Jul 11

No recommendations in KPMG reports

We’re nearly two weeks into the slow roll-out of the KPMG-produced Core Service Review reports. All in all, it’s been a process both maddening and mundane. Each report contains something that very clearly should be considered pretty damn sacred — Heritage Grants, Community Investment Programs, childcare spaces, libraries — but, at the same time, neither the mayor nor council has actually endorsed any of these prospective cuts, so getting all worked up about loss of service seems premature. Nothing’s been recommended yet.

Let’s repeat that last bit: nothing has been recommended yet.

For real, despite some media outlets who have continued to report that the KPMG reports lay out a series of recommendations that will save the city cash off its bottom line, what they actually do is far less sexy. The consultants make no recommendations, no suggestions, point out no defined ‘waste’ or specific opportunities for significant efficiencies. Instead, all they do is list and categorize city services, identifying those that are mandatory (ie. bound to exist through provincial/federal legislation), those that are essential (ie. those that without which the city would catch on fire or sink into the lake) and those that are traditional (ie. those that are commonly-accepted municipal responsibilities). The consultants also “grade” the quality of service provided by each function, and identify places where service could be scaled back to be more in line with comparable cities across the globe.

That’s it and that’s all.  The introduction to the reports lays it out pretty clearly. Here’s what they say they’re going to do: “review and analyze all City of Toronto services, activities and service levels provided by divisions and agencies and to apply a core service filter to assist Council’s decision-making. The filter identifies services that are not core, or that are provided at higher than standard service levels.”

Even more telling is what they say  they say they aren’t going to do:  there will be no “detailed analysis of services to identify efficiency and effectiveness opportunities.” Also no “detailed articulation of cost savings potential to be achieved through service changes.” And, lastly, they’re not going to make “management decisions on what actions to pursue with respect to City services.” Or, in other words, this is just a list of items filtered through a framework. These are not recommendations.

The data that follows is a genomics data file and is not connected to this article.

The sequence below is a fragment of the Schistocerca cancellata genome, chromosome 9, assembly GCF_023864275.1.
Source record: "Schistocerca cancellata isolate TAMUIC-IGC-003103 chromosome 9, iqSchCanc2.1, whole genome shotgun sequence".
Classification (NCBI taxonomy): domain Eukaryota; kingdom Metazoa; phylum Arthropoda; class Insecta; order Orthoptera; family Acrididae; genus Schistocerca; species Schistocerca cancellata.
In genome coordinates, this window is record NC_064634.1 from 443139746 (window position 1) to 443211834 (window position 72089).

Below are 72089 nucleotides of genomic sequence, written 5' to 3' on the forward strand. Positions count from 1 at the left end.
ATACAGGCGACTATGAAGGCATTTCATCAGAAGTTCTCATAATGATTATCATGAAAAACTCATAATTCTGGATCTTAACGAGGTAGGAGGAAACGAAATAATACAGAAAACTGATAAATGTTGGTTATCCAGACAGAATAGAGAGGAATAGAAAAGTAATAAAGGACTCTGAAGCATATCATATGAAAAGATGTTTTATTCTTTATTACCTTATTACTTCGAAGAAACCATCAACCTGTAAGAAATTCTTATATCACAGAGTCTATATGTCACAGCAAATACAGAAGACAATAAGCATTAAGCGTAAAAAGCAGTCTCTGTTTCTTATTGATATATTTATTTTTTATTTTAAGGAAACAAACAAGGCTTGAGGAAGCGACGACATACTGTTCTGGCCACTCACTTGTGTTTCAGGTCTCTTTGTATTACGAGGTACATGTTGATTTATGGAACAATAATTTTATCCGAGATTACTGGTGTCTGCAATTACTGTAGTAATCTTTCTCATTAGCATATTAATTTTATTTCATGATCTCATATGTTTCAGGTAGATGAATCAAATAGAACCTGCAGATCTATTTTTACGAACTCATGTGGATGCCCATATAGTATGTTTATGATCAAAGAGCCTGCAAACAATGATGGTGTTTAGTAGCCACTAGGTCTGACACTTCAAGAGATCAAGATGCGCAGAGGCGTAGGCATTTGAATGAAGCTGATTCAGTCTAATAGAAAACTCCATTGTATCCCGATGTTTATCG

And that only makes sense, because they don’t read like recommendations. Why else would things like the Toronto Atmospheric Fund, City-owned parking lots or the Pet Licensing program appear on the list? These programs have a good track record of actually generating revenues for the city. Yes, they’re activities that go beyond the “core” services the City of Toronto should provide, but they’re relative success stories — there’s no business case to recommend cutting them.

The mayor may not understand this

The Toronto Sun really doesn’t seem to grasp this. They’ve used the words “recommend” or “recommended” across most of their stories relating this process. But that’s forgivable: long-winded explanations like the one above don’t just take up valuable column space, they also bore the hell out of people.

More troubling are comments from Mayor Rob Ford, who told the Toronto Sun on Wednesday that, “The report shows there are millions of dollars to be saved by getting rid of waste and duplication.” Well, not really. The report mostly shows that there’s some money to be saved if the City stops doing some of the things it has been doing.

Real efficiency — the kind that doesn’t result in massive service cuts — requires a long-term, measured approach. The KPMG report does vaguely point to some potential avenues that might result in real efficiencies: things like combining HR functions, contracting out cleaning services or outsourcing printing and design work. But those kinds of rejiggerings-of-bureaucracy are slow-movers. They’re not going to provide the same kind of immediate budget-saving impact as would, for example, selling Exhibition Place, shutting down all-night bus service or immediately eliminating all funding for community events like Pride or Caribana.

No focus on improving customer service

One of the things that so endeared then-Councillor Rob Ford to his constituents was his focus on customer service. He was known for visiting residents with city staff in tow, making sure that complaints were dealt with in a timely manner. It’s one of those things that marks the Mayor — despite the political rhetoric and divisiveness — as an ultimately decent and compassionate guy.

That’s why it’s so sad that this Core Service Review process has essentially turned its back on the notion of improving customer service for residents. In fact, it’s been outright hostile to customer service, identifying places where the city ranks too highly and placing them into consideration for potential cutbacks. KPMG’s report introduction states outright that “Services that appeared to have elevated service levels were considered for opportunities for service level reductions, alternate service delivery, or reengineering.”

A few months into this council term, Ford described customer service as his “number one priority.” That priority seems to have been lost in this process.

May 11

Ford Nation, Assemble!